Professional Hawaiian surfer Joe Sharkey, the protagonist of Paul Theroux’s superb new novel, “Under the Wave at Waimea,” is in trouble — even before he accidentally kills a bicyclist on a dark, rain-drenched road on Oahu’s North Shore. Old-timers recognize and are thrilled to meet “the Shark,” as he’s nicknamed. But to the younger surfing crowd, 62-year-old Joe is “just another leathery geezer in flip-flops.”
In short, he’s feeling old.
“When did it happen?” he wonders. “It wasn’t sudden — no illness, no failure; it had stolen upon him.”
While he has all he needs, including a recently acquired English girlfriend, he’s worried that acknowledging his luck will make it vanish. And then the accident happens.
Theroux (“The Mosquito Coast”) has lived part time in Hawaii for more than 30 years, and in 2001 he set one of his liveliest novels there, “Hotel Honolulu,” a rogues’ gallery portrait of the capital of the 50th state, seen from an outsider’s point of view.
“Under the Wave” goes deeper, however. Its immersion in the physical essence and social divides of Hawaii feels profoundly experienced rather than merely observed.
The book is steeped not just in Joe’s dedication of his life to crashing waves, but in the stern sense of 38-year-old Olive, an emergency room nurse who, when Joe’s life derails, takes startling measures to steer him back on track. They’ve only been together one month, but their bond is surprisingly tight and stable. It needs to be, given Joe’s baffling reaction to the accident.
“[H]e seemed to separate from himself and become a bystander to his own life,” Theroux writes. An outsider might be forgiven for thinking that Joe, with his frequent retellings of past surfing glories, his memory lapses and evasive responses to Olive’s queries, is showing signs of dementia or brain injury. Olive even takes him to a medical clinic for a cognitive evaluation.
When that turns up nothing useful, she tries another tack: uncovering the identity of Joe’s victim as a way to force Joe to acknowledge what happened. This mission becomes more urgent after Joe, trying to get back to surfing, nearly drowns at the North Shore spot where he made his reputation.
Here, the novel feels as if it’s going to become a criminal procedural, with guilty Joe — under pressure from Olive — clumsily seeking some sort of justice for his nameless victim. But Theroux has something else in mind.
In a novella-length flashback that feels as messy and happenstance-filled as an actual life, Theroux reveals the shaky underpinnings of Joe’s social and emotional character, starting from his first arrival on Oahu as a military brat at the height of the Vietnam War.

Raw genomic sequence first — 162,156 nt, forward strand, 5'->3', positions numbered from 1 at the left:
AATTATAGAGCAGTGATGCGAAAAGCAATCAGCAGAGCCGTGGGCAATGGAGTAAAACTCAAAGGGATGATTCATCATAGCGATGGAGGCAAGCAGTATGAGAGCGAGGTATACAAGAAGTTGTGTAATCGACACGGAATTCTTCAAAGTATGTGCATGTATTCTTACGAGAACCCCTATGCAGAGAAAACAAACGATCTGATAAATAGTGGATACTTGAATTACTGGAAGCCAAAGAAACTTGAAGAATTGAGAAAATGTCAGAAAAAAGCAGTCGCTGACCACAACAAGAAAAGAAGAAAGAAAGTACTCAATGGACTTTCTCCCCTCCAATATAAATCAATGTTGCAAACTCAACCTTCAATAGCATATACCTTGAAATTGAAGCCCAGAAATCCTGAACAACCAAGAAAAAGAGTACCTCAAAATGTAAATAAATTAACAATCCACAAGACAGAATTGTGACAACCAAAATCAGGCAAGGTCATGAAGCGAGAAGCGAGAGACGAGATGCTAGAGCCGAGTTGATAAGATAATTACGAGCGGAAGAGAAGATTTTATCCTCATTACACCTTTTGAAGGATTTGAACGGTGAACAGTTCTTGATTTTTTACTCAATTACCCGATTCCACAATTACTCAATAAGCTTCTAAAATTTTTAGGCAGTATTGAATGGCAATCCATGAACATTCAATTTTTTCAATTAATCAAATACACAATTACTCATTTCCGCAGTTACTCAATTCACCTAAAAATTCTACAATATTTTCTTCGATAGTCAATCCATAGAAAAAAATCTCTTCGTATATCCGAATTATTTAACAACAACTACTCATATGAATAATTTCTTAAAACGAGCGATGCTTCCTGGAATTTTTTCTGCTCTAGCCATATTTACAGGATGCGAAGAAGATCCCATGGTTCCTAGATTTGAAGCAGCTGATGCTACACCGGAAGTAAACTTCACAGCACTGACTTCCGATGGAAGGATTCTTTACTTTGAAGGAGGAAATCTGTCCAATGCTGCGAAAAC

When Joe is bullied at a school, where he’s one of the few white kids, his battlefield veteran father advises him: “Consider yourself already dead, and you’ll be fine.”
Joe’s judgmental mother is a psychic hazard in other ways, to the point where he finally tells her, “I know I’m a disappointment to you. … But I’m not a disappointment to myself.”
His defiance comes from his surfing prowess and mastery of “breaking waves — no longer unreadable in their turbulence but distinct in their changing forms, rising, cresting, tubing, far from chaotic, showing rideable contours.”
Theroux’s conjuring of surfing’s allure to Joe is incantatory, ecstatic, hypnotic. Joe’s surf-centric travels over the world are another highlight of the book, with Theroux’s Trevor Noah-worthy gift for rendering accents and dialects on the page getting a good workout.
The people Joe meets through surfing are an alternative tribe that gradually accepts him, although the fleeting hookups and affairs he has with the women among them usually leave him with feelings of bewilderment, abandonment or lucky escape.
Theroux, a veteran kayaker, isn’t a notable surfer to my knowledge. Yet “Under the Wave at Waimea” reads like lived sensation. It’s peopled with real surfing legends, many of them native Hawaiian, and includes a gleeful portrait of writer Hunter S. Thompson, who briefly becomes one of Joe’s buddies, though Joe is literally allergic to reading. (“The mildewed smell of books in Hawaii made them seem poisonous — you couldn’t open them without sneezing.”)
Back in the present, Joe and Olive’s search for the identity of his crash victim becomes a convoluted and surprise-filled “quest.” It also takes the reader into the more desperate corners of Hawaii’s homeless encampments.
Some elements of the novel — that Olive could be so firmly entrenched in Joe’s life after only one month, that the bibliophobic Joe is sometimes so eloquent about surfing — ask for more than the usual suspension of disbelief. But as in much of Theroux’s fiction, the bold symmetries and heightened language make it clear that he’s aiming for something beyond routine naturalism.
Indeed, “Under the Wave at Waimea” immerses you so elaborately in its watery world that you may start seeing surfing as just another guise for life itself. And as in life, it can leave you feeling uncertain of where you’re headed.
“You’re on the wrong road,” someone tells Joe late in the book.
“Where’s the right one?” he asks.
“The one that leads somewhere.”
This probing tale of a man who’s come undone and the strong, stark woman who thinks she can reassemble him is one of Theroux’s best novels.
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